Kaplan: Teenage Fanclub did a cover that was really exciting for us. They played it live and then they released “I Heard You Looking” on one of their singles. That was a really big deal. Just awesome.
McNew: It was super amazing and weird because as far as I know that was the first time that we ever had anyone cover one of our songs, let alone this band that we loved. It just sort of didn’t seem real.
There used to be this weekly comedy show in New York City called “Tinkle,” which was a show hosted by David Cross, Todd Barry, and H. Jon Benjamin. They would have this two-hour show every Sunday night, I think, and one of the weeks, one of the comedians was Louis C.K. During Louis’ set, he just told one of Todd Barry’s jokes and I had never ever seen that before. I had seen bands cover other bands’ songs but I had never seen a comic cover another comic’s jokes. And at the end of it he said, “That’s not one of my jokes, I just always wanted to tell that joke.” And Todd was pretty freaked out by it. This was sort of like that, “Did they just play a song that we wrote? Really? That’s weird.” I hope that we can return the favor sometime.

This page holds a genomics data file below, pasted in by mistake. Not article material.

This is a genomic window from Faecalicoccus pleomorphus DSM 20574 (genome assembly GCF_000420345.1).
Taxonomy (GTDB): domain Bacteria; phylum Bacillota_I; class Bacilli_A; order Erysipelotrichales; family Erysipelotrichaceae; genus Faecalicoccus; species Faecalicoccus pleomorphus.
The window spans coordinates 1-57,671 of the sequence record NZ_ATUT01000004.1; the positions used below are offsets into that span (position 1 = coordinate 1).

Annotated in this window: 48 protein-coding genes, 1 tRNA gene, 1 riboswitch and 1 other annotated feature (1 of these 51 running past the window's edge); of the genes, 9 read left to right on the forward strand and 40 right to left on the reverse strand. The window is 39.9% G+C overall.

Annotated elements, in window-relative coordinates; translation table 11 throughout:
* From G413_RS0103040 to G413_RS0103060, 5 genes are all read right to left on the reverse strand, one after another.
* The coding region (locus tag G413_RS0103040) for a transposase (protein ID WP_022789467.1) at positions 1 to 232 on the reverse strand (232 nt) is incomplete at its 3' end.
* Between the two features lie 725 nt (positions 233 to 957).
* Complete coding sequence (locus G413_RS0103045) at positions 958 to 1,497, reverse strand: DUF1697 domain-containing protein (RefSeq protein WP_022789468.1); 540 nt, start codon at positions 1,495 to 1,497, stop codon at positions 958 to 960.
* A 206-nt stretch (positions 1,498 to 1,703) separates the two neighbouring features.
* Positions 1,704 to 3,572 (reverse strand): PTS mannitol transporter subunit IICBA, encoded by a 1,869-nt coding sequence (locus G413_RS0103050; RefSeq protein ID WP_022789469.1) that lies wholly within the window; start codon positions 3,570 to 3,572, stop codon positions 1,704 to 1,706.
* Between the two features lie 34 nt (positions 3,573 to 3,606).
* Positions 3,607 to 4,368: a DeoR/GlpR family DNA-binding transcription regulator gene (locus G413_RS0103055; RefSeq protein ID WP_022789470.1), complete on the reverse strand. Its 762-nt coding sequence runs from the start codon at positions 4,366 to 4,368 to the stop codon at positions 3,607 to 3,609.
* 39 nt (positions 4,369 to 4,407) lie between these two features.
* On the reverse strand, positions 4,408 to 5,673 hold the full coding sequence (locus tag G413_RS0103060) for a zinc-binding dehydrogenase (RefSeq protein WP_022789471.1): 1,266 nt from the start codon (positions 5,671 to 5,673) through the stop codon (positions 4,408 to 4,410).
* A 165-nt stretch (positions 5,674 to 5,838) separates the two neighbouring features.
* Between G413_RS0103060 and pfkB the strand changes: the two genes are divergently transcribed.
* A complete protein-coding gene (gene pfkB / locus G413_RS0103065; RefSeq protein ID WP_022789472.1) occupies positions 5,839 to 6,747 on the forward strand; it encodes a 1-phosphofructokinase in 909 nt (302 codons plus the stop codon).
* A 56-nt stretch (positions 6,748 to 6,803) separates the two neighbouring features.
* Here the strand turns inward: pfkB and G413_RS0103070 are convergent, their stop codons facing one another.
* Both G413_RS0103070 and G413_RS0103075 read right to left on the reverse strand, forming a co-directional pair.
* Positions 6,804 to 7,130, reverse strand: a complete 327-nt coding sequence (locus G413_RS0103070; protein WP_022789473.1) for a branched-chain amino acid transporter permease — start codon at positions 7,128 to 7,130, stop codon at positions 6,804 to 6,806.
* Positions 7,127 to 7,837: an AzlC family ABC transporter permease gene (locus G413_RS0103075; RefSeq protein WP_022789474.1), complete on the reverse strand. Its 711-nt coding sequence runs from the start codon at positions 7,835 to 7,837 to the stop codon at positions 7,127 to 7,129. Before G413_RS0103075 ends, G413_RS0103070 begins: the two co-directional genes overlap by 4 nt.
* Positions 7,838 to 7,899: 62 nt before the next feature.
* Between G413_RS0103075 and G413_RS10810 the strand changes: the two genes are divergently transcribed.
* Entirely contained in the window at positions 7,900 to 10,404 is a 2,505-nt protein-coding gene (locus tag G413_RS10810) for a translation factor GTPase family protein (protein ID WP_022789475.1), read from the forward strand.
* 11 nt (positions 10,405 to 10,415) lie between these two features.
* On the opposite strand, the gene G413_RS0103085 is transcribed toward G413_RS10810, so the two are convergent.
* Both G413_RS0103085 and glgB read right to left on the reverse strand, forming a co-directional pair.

8. Mission of Burma, “Heart of Darkness” (Pere Ubu)
Kaplan: I saw this played live before I had ever heard the original and just was blown away. Right from the start they were just bludgeoningly amazing. But “Heart of Darkness” definitely stood out. I guess I was probably aware of that song without having heard it.
Does it take you aback to realize that a song you like is actually a cover? Is it ever a negative thing?
Kaplan: I don’t buy into that at all. In that case, it just made me interested in catching up with the early Pere Ubu singles.
But some people would feel that way.
Kaplan: I guess, yeah. [Laughs.] But, you know, not in the circles I run in.